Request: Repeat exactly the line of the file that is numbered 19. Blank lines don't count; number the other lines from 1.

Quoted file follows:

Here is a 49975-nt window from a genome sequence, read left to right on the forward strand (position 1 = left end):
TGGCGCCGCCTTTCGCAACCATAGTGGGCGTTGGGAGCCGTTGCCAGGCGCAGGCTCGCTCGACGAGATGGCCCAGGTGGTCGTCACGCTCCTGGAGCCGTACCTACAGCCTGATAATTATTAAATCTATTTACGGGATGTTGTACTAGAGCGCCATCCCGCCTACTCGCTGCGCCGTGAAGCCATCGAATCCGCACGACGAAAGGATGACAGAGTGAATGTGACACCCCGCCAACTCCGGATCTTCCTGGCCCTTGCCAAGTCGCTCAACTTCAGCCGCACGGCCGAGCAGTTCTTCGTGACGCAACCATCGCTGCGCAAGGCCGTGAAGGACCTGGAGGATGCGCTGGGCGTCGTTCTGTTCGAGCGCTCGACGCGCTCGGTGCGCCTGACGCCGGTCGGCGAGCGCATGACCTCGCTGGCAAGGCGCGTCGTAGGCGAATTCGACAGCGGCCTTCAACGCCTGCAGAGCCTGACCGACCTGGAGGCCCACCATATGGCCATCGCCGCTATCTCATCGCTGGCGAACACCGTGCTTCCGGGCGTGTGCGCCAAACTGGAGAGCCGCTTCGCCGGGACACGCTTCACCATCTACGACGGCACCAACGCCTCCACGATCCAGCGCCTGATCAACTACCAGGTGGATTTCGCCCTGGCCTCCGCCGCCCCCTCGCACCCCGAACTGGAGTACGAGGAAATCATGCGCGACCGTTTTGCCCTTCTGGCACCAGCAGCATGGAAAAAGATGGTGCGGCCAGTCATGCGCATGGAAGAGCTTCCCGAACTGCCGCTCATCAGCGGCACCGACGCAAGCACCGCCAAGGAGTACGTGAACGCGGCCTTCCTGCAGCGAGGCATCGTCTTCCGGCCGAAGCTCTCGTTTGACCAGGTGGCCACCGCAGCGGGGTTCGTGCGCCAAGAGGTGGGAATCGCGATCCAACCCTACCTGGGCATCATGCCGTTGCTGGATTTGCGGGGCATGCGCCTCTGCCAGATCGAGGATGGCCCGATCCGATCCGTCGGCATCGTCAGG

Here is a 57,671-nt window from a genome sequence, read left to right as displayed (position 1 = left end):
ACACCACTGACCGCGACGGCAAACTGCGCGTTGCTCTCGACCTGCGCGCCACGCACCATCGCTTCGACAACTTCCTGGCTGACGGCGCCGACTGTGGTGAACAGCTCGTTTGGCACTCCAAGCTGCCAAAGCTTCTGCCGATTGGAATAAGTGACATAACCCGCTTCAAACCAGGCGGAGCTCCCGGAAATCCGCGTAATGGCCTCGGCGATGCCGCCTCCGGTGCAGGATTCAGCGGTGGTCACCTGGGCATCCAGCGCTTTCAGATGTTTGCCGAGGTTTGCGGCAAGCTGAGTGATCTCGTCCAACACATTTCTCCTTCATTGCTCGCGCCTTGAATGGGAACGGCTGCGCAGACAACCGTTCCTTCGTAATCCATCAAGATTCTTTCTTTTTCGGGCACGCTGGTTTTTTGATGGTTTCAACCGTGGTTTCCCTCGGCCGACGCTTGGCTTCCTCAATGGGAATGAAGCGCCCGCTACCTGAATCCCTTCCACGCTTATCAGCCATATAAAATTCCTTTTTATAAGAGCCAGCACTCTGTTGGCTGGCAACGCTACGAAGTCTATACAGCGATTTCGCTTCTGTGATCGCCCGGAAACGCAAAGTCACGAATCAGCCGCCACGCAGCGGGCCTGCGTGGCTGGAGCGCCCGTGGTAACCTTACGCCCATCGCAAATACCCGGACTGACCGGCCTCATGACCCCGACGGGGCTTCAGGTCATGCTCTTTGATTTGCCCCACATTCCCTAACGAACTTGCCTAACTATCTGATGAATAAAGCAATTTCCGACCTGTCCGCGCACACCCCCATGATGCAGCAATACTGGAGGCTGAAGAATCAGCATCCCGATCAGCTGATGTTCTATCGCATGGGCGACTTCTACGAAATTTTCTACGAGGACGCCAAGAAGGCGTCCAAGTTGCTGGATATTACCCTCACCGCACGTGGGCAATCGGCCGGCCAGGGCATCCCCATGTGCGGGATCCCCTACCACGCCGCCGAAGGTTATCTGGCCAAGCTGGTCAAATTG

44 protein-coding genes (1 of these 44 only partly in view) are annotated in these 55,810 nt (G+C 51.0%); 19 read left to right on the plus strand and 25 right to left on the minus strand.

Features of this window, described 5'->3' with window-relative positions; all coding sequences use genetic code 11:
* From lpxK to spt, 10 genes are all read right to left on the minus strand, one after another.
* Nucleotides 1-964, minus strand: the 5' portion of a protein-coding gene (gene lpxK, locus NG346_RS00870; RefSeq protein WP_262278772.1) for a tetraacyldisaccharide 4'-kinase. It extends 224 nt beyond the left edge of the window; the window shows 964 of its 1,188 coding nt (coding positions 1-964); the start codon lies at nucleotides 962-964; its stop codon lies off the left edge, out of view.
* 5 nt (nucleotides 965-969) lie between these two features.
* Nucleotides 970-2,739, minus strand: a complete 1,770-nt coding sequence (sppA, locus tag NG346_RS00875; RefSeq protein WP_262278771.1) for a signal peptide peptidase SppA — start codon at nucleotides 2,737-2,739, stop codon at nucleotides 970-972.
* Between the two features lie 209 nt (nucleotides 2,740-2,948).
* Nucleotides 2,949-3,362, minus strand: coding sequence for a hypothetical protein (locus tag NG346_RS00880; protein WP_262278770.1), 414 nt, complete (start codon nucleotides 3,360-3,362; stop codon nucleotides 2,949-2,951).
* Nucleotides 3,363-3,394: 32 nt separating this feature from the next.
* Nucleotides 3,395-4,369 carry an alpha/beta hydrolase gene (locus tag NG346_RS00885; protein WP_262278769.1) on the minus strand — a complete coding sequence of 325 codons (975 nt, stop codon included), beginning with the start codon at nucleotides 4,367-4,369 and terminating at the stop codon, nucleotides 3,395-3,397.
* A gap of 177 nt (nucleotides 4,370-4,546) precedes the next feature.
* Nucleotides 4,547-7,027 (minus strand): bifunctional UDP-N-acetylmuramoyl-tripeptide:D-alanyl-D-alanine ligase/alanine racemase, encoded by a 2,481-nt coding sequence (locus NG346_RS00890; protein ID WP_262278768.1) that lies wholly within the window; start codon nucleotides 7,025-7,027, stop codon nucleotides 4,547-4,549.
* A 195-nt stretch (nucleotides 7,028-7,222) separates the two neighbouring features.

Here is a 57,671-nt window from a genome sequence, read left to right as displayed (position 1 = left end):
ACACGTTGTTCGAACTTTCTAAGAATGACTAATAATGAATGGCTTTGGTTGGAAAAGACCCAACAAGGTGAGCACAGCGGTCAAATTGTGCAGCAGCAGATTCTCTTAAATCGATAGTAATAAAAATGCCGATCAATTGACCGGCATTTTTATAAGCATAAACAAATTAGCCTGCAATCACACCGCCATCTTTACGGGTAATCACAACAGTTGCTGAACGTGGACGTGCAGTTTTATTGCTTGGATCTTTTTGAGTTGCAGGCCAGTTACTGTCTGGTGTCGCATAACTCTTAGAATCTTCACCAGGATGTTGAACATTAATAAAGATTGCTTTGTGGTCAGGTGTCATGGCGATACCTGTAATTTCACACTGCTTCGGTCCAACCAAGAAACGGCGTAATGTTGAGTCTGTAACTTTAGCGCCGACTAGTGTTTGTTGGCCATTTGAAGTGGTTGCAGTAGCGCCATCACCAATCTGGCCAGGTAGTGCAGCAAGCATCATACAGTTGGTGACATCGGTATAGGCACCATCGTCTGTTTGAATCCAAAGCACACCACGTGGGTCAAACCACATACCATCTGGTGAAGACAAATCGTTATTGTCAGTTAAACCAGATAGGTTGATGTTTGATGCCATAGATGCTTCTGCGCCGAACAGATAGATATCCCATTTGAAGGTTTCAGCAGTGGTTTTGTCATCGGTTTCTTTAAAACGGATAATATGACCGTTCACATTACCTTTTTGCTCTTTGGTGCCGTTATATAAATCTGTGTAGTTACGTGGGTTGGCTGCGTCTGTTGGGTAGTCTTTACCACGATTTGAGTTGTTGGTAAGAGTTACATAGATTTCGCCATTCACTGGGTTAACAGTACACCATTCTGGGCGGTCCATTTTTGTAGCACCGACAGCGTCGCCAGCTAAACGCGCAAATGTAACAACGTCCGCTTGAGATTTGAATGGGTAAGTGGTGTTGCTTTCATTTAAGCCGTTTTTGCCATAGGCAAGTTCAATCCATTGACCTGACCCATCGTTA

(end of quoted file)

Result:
ACACGTTGTTCGAACTTTCTAAGAATGACTAATAATGAATGGCTTTGGTTGGAAAAGACCCAACAAGGTGAGCACAGCGGTCAAATTGTGCAGCAGCAGATTCTCTTAAATCGATAGTAATAAAAATGCCGATCAATTGACCGGCATTTTTATAAGCATAAACAAATTAGCCTGCAATCACACCGCCATCTTTACGGGTAATCACAACAGTTGCTGAACGTGGACGTGCAGTTTTATTGCTTGGATCTTTTTGAGTTGCAGGCCAGTTACTGTCTGGTGTCGCATAACTCTTAGAATCTTCACCAGGATGTTGAACATTAATAAAGATTGCTTTGTGGTCAGGTGTCATGGCGATACCTGTAATTTCACACTGCTTCGGTCCAACCAAGAAACGGCGTAATGTTGAGTCTGTAACTTTAGCGCCGACTAGTGTTTGTTGGCCATTTGAAGTGGTTGCAGTAGCGCCATCACCAATCTGGCCAGGTAGTGCAGCAAGCATCATACAGTTGGTGACATCGGTATAGGCACCATCGTCTGTTTGAATCCAAAGCACACCACGTGGGTCAAACCACATACCATCTGGTGAAGACAAATCGTTATTGTCAGTTAAACCAGATAGGTTGATGTTTGATGCCATAGATGCTTCTGCGCCGAACAGATAGATATCCCATTTGAAGGTTTCAGCAGTGGTTTTGTCATCGGTTTCTTTAAAACGGATAATATGACCGTTCACATTACCTTTTTGCTCTTTGGTGCCGTTATATAAATCTGTGTAGTTACGTGGGTTGGCTGCGTCTGTTGGGTAGTCTTTACCACGATTTGAGTTGTTGGTAAGAGTTACATAGATTTCGCCATTCACTGGGTTAACAGTACACCATTCTGGGCGGTCCATTTTTGTAGCACCGACAGCGTCGCCAGCTAAACGCGCAAATGTAACAACGTCCGCTTGAGATTTGAATGGGTAAGTGGTGTTGCTTTCATTTAAGCCGTTTTTGCCATAGGCAAGTTCAATCCATTGACCTGACCCATCGTTA